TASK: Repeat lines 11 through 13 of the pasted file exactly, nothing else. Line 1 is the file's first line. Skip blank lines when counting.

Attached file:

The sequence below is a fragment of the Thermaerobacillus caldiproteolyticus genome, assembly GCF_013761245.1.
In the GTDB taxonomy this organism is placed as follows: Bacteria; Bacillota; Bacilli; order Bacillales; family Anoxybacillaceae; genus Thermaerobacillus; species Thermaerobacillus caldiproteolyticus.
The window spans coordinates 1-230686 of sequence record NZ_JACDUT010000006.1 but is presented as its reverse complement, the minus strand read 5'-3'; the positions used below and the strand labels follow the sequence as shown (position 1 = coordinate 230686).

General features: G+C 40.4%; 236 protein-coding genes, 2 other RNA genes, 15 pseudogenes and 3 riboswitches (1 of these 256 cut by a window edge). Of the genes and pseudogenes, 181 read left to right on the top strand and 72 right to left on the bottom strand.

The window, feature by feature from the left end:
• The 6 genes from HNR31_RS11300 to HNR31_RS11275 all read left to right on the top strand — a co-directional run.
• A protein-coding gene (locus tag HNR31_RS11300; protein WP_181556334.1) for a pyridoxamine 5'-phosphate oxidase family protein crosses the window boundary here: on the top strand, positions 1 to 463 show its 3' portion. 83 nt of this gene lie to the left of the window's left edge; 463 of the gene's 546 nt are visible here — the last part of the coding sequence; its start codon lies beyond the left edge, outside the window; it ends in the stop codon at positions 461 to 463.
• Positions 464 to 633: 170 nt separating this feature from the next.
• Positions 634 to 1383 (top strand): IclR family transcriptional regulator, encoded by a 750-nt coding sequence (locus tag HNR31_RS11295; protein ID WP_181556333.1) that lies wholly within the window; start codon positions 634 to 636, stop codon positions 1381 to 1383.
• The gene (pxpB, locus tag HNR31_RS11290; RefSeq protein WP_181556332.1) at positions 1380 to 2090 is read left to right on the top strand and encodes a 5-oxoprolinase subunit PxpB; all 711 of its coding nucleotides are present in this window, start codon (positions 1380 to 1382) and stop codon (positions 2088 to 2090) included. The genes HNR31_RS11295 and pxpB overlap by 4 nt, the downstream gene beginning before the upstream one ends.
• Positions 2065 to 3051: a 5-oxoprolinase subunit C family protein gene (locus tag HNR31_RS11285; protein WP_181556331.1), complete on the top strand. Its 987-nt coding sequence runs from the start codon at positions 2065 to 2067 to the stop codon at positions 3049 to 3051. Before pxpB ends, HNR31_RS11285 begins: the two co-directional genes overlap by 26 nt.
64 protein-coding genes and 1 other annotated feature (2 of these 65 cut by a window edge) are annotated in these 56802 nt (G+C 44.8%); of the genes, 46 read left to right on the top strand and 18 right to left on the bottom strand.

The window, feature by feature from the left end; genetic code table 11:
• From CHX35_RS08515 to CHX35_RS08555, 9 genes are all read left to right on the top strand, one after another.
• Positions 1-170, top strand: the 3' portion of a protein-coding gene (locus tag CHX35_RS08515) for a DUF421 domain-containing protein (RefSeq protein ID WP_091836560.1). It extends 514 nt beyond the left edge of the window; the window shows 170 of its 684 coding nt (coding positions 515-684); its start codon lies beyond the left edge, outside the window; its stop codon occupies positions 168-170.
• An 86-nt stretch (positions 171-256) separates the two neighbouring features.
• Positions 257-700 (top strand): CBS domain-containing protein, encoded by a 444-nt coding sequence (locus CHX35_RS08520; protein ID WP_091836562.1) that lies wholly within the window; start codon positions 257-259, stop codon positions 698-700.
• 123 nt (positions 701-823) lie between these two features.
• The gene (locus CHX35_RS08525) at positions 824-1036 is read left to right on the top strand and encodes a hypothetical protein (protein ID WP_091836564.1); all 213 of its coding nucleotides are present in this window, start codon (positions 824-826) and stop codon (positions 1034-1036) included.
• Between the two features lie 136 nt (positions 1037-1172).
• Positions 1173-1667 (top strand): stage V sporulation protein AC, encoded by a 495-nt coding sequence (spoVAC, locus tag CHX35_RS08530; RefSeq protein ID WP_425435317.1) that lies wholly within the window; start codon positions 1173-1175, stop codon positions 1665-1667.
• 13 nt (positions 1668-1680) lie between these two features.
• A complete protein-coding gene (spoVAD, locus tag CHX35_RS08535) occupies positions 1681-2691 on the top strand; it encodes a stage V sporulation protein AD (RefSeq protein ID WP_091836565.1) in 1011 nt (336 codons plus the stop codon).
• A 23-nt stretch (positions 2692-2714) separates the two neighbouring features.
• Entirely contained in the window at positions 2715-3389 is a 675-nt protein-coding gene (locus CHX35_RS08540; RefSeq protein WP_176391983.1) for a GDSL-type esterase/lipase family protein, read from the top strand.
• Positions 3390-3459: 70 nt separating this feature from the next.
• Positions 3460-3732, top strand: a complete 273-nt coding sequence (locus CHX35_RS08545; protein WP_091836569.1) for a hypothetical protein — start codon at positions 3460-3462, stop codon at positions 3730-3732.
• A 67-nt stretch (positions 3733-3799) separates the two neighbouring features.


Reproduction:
• Positions 2065 to 3051: a 5-oxoprolinase subunit C family protein gene (locus tag HNR31_RS11285; protein WP_181556331.1), complete on the top strand. Its 987-nt coding sequence runs from the start codon at positions 2065 to 2067 to the stop codon at positions 3049 to 3051. Before pxpB ends, HNR31_RS11285 begins: the two co-directional genes overlap by 26 nt.
64 protein-coding genes and 1 other annotated feature (2 of these 65 cut by a window edge) are annotated in these 56802 nt (G+C 44.8%); of the genes, 46 read left to right on the top strand and 18 right to left on the bottom strand.

The window, feature by feature from the left end; genetic code table 11: